Ending my father’s days as a rod & reel enthusiast
Although I am a permanent resident of the Youngstown area, with its high crime rate, and just a seasonal resident of the Warren area, I have probably been subject of as much petty crime in the latter area as in the former.
Two recent incidents in the Warren area come to mind:
In the more serious of the two, my small cellphone was stolen from my car while I stopped at the large TOPS market at the edge of Warren’s downtown.
I hadn’t bothered to lock the car since I was going to be in the store for just a matter of minutes. But the phone was swiped from the car’s center console in what must have been just a very short while after I had parked the car.
I didn’t realize the phone had been taken until some hours later when I came to the simple conclusion that the theft must have occurred while I was briefly in the store. Ironically, the theft occurred within a stone’s throw of a cell phone sales and service store located in the shopping plaza opposite the market.
When I reported the theft to the Warren police, I was told that there had been a good number of recent car break-ins in the city.
In a combined bike-hike outing, I was a victim of another even pettier theft which occurred at the parking lot on Dunn’s Eddy Road next to the old stone house that was part of the former Irvine Estate.
I had parked my car where Dunn’s Eddy Road meets Old Forge Road and walked back of the stone house along Brokenstraw Creek and the Allegheny River where I had left my bike locked to a post. I then rode back to where I had parked my car, leaving the bike lock concealed in leaves next to the post. However, I forgot to pick up the lock when I drove back to our cabin in Althom.
I returned a day later to retrieve the bike lock only to discover that it had been taken, despite having been concealed in leaves. Some sharp-eyed thief had apparently noted the glint of metal under the leaves. It should have been obvious that this wasn’t a discarded item.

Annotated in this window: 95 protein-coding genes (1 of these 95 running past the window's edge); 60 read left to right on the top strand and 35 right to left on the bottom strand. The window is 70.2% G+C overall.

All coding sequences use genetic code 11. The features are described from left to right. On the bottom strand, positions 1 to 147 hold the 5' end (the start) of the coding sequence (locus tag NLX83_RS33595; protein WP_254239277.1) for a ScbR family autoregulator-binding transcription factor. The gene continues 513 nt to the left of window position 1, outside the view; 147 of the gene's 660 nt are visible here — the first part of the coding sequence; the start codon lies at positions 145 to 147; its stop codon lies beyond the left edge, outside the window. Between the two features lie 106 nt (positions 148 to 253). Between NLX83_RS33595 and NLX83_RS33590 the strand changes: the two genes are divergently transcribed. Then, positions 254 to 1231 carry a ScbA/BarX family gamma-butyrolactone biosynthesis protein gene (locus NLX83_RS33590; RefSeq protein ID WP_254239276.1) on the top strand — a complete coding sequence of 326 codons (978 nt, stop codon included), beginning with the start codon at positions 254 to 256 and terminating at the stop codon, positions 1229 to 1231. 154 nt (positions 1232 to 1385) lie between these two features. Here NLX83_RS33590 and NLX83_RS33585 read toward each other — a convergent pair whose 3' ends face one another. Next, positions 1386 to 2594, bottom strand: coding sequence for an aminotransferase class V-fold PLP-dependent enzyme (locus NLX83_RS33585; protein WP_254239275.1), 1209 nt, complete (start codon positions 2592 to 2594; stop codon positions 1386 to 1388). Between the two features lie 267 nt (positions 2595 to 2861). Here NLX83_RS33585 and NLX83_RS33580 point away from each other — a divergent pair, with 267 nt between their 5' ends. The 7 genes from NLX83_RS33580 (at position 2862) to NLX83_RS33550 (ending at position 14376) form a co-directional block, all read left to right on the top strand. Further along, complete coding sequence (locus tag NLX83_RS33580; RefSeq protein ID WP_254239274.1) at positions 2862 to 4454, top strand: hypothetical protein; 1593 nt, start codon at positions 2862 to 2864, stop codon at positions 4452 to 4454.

Although these were petty crimes of little import except as examples of the lowbrows that are at loose in the Warren society (or, for that matter, any society) my family and I have been victims of minor crimes over the years including that a couple that was quite cruel in their consequences.
One such crime follows:
My father was an avid fisherman throughout his life and enjoyed casting for bass in Presque Isle Bay, trolling for yellow pike along the lakeshore west of the bay, and taking annual trips into the North Bay region of Ontario to fish for muskellunge and northern pike.
But in his later years, as age took its toll (especially the effects of macular degeneration) his angling was pretty much confined to the head of the bay in Erie where perch and bluegills were plentiful.
He never cared to clean and fry the fish he caught, as he considered the bay in those days too polluted for this. However, he did give them to a neighbor, a widow, who was less squeamish.
The boat he used to row out into the bay to fish on still days from where he had it chained to a post at the foot of Sommerheim Drive (where there is an Erie Water Works pumping station) was quite unique.
Although it was a full 14 feet in length, it was very light in weight for its size as it was made from an alloy of aluminum and magnesium. The latter is a metal of extremely lightweight.
(I do not know where he got the boat, except that it was possibly acquired through his work at Griswold, which as a maker of cooking ware would have had done business with firms in the metals trade. I doubt that any boats are made of this alloy today.)
I was very fond of that boat, and when home on visits, I would often mount our 2.5 hp Evinrude outboard onto its stern and cruise the bay, even going out through the channel into the lake where I would swim from the beaches at the tip of the state park. With just one occupant, the boat was very fast.
On one visit I, as usual, asked my father if I could use his boat, and, as usual, he replied “yes.”
But when I drove down to the foot of Sommerheim, I found that the fine little boat had been stolen. The lock was still attached to the chain which secured it to the post, but the lock was smashed.
“The boat is gone,” I sadly reported to my father upon returning home.
The theft of the boat ended my father’s days as a rod and reel enthusiast, as he never cared much for pier fishing. And I was certainly sorry that I never got to inherit that little aluminum-magnesium watercraft which required outboard of so little horsepower to send it scooting along at such a surprising pace.
And I doubt that the boat’s thief or thieves realized the cruelty of their action, nor that they had swiped a boat that was so superior to wooden or plain aluminum boats of similar size.
Robert Stanger has lived seasonally for over 40 years along the Allegheny River and has the stories to tell about it.